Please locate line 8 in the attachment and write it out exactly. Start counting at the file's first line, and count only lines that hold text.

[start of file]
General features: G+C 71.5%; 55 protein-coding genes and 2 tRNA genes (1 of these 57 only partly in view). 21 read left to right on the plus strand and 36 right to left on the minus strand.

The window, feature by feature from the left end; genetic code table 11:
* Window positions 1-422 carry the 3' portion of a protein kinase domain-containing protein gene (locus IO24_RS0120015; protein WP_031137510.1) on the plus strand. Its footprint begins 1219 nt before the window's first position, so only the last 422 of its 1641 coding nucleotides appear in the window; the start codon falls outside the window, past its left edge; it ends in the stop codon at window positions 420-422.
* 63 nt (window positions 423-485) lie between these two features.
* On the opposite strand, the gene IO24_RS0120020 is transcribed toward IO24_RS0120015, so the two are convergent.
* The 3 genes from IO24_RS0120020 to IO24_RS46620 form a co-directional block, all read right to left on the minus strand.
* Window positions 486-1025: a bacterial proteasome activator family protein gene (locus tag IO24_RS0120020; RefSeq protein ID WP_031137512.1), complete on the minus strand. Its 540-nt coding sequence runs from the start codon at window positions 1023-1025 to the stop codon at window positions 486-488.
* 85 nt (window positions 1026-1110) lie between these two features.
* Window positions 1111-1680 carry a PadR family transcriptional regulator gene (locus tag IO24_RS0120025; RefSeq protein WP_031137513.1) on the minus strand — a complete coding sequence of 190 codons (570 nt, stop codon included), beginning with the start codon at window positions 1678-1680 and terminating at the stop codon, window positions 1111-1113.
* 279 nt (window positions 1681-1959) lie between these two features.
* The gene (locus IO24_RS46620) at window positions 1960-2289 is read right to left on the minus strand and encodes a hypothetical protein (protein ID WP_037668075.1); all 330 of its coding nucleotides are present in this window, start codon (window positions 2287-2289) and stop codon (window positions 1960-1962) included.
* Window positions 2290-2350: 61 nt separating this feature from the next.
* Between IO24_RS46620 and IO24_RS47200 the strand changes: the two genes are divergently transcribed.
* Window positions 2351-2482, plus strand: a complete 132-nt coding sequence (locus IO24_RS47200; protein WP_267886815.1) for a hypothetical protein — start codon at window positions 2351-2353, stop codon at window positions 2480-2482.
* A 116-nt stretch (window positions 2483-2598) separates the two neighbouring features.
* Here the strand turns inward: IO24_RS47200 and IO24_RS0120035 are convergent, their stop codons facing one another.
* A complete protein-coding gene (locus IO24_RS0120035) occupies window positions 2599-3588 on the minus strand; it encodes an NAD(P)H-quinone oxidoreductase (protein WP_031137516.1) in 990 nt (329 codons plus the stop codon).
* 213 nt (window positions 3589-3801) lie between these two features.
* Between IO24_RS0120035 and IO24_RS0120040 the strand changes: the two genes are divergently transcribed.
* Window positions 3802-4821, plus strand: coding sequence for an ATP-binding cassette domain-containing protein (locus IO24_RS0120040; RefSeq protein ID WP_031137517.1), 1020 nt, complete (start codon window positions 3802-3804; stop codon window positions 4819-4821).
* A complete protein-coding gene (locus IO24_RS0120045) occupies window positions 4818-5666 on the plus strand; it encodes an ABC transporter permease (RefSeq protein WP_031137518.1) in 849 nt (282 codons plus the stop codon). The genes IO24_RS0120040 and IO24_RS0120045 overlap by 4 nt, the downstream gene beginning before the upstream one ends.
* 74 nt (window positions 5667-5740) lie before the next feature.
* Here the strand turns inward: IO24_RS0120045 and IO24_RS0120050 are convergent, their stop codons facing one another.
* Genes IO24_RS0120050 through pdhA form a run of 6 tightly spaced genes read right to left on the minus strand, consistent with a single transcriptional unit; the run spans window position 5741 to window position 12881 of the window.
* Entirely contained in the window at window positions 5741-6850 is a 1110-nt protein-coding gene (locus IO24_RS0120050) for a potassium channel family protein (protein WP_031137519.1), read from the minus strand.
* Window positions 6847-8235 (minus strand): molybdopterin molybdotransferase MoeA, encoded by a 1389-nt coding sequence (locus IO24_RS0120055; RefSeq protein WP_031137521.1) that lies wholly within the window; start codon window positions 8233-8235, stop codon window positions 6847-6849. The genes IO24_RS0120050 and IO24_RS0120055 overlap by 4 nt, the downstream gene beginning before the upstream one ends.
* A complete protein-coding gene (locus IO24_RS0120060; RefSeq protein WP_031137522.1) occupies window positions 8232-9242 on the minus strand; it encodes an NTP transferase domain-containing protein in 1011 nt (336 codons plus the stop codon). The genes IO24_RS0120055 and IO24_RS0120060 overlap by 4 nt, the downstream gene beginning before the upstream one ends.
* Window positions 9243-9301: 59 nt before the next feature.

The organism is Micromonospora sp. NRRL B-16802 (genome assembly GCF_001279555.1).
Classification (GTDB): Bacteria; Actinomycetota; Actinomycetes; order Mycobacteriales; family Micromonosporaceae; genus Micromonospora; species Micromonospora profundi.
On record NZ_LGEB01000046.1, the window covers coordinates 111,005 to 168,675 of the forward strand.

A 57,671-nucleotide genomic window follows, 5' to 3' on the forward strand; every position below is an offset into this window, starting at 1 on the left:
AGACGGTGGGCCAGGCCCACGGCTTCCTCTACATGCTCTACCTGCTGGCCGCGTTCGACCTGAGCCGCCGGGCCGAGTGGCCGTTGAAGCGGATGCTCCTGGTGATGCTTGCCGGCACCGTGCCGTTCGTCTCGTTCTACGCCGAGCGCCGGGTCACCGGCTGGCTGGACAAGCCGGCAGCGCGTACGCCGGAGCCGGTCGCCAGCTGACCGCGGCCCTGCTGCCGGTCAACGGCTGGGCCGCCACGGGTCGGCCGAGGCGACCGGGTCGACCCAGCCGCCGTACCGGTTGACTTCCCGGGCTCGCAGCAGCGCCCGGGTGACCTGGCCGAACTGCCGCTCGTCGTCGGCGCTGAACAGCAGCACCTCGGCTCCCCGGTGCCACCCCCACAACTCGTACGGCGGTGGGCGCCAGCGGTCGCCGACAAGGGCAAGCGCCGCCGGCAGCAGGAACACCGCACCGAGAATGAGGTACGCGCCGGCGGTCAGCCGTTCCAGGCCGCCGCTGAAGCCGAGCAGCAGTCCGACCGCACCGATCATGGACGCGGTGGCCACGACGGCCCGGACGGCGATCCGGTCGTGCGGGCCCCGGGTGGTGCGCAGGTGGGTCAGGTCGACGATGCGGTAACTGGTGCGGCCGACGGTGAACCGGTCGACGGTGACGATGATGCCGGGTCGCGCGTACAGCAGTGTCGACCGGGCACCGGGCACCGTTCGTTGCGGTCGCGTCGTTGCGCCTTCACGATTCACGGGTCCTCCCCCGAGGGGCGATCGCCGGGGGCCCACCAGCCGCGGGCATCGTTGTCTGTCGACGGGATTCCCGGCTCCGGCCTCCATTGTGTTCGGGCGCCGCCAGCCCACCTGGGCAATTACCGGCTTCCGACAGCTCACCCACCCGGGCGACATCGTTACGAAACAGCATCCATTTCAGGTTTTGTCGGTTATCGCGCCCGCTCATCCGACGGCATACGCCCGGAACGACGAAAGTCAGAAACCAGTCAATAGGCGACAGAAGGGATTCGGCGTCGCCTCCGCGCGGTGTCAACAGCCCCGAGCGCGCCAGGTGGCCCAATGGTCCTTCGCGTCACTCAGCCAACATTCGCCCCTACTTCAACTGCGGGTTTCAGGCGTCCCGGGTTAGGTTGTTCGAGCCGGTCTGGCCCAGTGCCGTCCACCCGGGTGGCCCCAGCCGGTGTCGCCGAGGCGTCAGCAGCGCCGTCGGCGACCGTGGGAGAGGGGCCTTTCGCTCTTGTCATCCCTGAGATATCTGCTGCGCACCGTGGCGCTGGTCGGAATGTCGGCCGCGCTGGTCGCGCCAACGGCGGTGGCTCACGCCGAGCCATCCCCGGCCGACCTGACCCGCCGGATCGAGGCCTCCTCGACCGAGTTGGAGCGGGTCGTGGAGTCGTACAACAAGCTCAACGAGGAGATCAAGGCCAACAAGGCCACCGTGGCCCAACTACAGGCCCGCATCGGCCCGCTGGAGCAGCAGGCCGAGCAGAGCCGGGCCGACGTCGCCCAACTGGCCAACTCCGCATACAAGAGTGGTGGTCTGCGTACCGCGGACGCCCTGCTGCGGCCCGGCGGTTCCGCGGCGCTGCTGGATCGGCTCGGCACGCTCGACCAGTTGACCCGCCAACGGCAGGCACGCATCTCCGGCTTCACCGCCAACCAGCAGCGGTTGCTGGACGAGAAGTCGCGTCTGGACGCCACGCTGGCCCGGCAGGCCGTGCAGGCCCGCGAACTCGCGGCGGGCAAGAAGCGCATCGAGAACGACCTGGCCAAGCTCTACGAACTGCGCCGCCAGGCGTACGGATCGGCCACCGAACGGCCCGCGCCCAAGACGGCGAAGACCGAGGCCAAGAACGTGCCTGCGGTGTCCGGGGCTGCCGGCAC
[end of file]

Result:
* 85 nt (window positions 1026-1110) lie between these two features.